How Bitcoin Transactions Work?

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bitcoin transactions

What are Bitcoin Transactions?

Bitcoin transactions are records that inform the blockchain network for a transfer of digital value from one bitcoin address to another.

An easy way to think of a bitcoin transaction is the following:

  • The blockchain is like a notebook which keeps the records of all digital value transfers in the network.
  • A transaction is a line of this notebook.
  • A block is a page of this notebook, therefore it is made up of a number of transactions i.e. lines.
  • All users are able to read and write lines (transactions) and pages (blocks) on this notebook, in the case of the Bitcoin blockchain. This may not be possible on private blockchain networks like Hyperledger, but this is beyond the scope of this article.

Public Key Cryptography

Public Key Cryptography facilitates the transfer of the ownership of bitcoins. Therefore, it is significant to understand how the relationship between Private Key – Public Key – Bitcoin Address develops.

Private Key

Cryptocurrency wallets and clients generate private keys in the form of a random number, with the aim to validate ownership and authorize spending of bitcoins. The private key should be kept secret by the owner, since anyone with the private key can use it to sign and spend the value of the associated bitcoin address.

Think of it as the PIN number of your bank account.

Public Key

A mathematical formula based on the Elliptic Curve Digital Sugnature Algorithm (ECDSA), is applied to the private key in order to produce the public key. In addition, each public key associates with a given private key. An individual can use a private key to compute the public key but it is computationally very difficult to use the public key in order to calculate the private key.

The public key determines if a signature by the private key is genuine without revealing the actual private key to the network. It is visible to everyone in the network after the transfer of bitcoins from an address.

Bitcoin Address

A bitcoin address is the public identifier that users have, to receive and send digital funds. It derives from applying the cryptographic hash functions SHA 256, RIPEMD-160 and the Base58Check encoding, to the public key. Check this link for more details regarding the technical steps of creating a bitcoin address.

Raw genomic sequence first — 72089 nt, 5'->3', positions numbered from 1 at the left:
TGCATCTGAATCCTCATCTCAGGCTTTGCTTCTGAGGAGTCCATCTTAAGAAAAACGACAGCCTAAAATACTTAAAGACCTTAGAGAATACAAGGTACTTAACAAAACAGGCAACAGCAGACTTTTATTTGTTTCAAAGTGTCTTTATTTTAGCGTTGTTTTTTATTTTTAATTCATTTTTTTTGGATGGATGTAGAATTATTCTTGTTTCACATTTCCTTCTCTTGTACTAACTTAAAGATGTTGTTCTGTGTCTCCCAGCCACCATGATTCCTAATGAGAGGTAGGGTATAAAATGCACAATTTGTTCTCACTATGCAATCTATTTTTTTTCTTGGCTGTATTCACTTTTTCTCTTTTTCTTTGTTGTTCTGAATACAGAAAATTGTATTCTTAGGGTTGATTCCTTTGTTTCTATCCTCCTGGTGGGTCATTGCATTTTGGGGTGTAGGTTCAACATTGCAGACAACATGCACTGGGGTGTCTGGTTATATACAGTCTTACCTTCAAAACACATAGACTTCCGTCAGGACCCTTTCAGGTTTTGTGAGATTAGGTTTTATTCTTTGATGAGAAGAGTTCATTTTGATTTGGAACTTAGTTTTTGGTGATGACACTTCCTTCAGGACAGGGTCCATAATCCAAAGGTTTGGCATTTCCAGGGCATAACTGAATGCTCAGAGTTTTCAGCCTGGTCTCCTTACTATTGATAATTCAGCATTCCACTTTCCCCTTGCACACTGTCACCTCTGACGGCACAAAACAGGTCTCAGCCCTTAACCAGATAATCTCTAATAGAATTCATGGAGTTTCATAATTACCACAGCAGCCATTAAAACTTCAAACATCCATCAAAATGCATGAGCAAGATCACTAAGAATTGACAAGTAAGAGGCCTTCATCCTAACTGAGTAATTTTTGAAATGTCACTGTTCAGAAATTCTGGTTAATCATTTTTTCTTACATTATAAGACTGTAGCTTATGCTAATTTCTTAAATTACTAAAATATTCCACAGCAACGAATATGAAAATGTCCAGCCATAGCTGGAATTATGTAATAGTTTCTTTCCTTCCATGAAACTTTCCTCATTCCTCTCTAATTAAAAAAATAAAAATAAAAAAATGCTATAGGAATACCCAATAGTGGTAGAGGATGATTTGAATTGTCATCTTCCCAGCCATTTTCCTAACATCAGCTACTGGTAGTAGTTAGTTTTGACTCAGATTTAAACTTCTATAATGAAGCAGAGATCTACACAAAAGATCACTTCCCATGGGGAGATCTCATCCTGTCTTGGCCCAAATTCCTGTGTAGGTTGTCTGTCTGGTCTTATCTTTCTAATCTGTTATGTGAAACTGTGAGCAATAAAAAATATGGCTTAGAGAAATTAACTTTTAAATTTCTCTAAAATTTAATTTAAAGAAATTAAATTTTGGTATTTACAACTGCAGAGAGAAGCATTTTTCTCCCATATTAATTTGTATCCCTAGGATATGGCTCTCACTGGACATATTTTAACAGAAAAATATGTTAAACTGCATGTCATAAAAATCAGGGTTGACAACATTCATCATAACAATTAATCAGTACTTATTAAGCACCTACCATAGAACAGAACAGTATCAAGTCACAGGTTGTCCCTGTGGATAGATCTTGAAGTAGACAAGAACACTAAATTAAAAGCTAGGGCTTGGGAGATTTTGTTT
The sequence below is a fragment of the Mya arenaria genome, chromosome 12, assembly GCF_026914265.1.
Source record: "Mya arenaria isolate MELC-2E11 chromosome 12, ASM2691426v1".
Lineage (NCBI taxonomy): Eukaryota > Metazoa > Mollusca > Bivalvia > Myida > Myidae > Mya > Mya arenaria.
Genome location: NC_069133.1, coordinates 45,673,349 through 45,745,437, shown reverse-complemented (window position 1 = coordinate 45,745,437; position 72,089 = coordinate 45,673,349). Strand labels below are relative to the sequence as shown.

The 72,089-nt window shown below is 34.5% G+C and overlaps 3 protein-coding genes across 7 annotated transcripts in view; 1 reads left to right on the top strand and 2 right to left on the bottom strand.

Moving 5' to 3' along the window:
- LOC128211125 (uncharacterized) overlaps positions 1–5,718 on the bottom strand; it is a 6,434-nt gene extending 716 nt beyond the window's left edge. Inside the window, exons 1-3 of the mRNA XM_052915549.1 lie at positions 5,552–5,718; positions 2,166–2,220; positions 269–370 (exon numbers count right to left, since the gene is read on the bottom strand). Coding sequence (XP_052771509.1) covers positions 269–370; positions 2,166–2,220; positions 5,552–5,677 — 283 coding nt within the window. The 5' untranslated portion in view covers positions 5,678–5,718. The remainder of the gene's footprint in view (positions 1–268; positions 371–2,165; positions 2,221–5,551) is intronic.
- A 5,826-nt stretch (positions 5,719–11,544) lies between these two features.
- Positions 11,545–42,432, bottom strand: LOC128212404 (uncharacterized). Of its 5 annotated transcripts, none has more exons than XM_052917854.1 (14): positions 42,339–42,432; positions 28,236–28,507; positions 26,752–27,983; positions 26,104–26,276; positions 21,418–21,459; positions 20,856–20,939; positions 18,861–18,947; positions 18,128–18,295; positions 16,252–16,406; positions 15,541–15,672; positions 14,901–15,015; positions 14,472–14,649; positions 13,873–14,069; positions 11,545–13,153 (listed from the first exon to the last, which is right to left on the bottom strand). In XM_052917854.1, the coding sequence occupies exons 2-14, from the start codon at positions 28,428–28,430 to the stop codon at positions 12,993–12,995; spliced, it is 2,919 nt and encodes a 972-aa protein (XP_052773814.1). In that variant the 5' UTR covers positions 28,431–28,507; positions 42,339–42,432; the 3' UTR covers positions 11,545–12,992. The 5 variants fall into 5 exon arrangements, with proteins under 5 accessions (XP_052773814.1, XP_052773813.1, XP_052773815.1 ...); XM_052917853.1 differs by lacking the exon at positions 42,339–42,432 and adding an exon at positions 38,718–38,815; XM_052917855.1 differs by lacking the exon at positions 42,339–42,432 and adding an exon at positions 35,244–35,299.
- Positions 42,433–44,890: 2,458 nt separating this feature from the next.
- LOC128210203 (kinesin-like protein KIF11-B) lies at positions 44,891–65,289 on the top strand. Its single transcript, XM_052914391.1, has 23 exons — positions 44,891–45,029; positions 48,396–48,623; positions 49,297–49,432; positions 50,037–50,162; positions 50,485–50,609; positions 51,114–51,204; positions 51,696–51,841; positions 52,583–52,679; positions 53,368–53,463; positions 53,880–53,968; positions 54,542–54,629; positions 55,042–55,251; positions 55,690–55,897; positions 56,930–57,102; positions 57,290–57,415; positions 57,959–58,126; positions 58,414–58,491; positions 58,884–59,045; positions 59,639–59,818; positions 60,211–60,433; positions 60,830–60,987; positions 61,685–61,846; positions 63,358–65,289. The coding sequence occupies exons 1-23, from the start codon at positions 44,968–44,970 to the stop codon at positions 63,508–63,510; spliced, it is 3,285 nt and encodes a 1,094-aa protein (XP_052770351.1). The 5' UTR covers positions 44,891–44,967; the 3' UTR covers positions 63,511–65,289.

A hash function is a type of mathematical function which tranforms input data to a unique identifier. A malicious or even slight accidental modification of input data completely changes the hash output. Therefore, different input data generates a different result every time.

You can use this link to input different data using many hash generators and see how the output changes. For example, using the SHA 256 hash function, the word “TrustSwap” produces the output: 9504004ca3344d098c997c8756cb1a3500f5454ae25210083df82b19d7a40786. Using the word “trustswap”, the hash function produces the output: 03f8a477b0a53800502780db849db1af499f9cd3f07be71586329a42a72b6f85

The real magic of bitcoin transactions is that anyone can access the complete history of transactions. Consequently, anyone can verify who the current owner of any amount of bitcoins is, without owners revealing their private keys.

Types of Bitcoin Transactions

Each transaction contains one or more inputs and one or more outputs. You can think of inputs as debits and outputs as credits to a bitcoin account. However, unlike traditional accounts, the value of inputs can be a bit more that the value of outputs. This is because a miner takes this difference as a reward i.e. transaction fee. Let’s have a look at the most common types of bitcoin transactions.

Zero Inputs – One Output

A Coinbase transaction is the first transaction in each block and includes only one output. This occurs because input represents the new coins and the output represents the amount which a miner receives from finding a block. In the case below, the miner receives 6.25 bitcoins which is the current block reward, plus the transaction fees of the block.

One Input – Two Outputs

This is the most common type of a bitcoin transaction. A transfer from one bitcoin address to another which returns some “change” to the original owner.

The output of a transaction is the input of the next transaction from an address. Therefore, this amount must be fully spent in the next transaction. If the value of this amount is higher than what the sender wishes to spend, a new Bitcoin address generates from the recipient and sends the difference as “change” back to the sender’s address.

One Input – Multiple Outputs

Usually multiple outputs of a transaction could represent a payment from one person to many recipients. This can be the case of an organization paying out employees, or even batching outputs by mining pools and exchanges to save transaction costs.

Multiple Inputs – One or Two Outputs

A bitcoin transaction can have multiple inputs. This is usually the case when a wallet generates different addresses and sends multiple smaller amounts to the recipient. These small amounts have been previously received as “change”, therefore they are relatively small. Furthermore, the number of outputs may depend on the number of recipients or whether new “change” is created.

The Big Innovation

The Bitcoin Blockchain is public and available for anyone to access either through a Bitcoin client or an online explorer. This is the big innovation behind this technology – the combination of transaprency, timestamping and decentralization of transactions. Given what you have learnt today, can you find the first ever Bitcoin transaction which took place in 2009? Long Live Satoshi!

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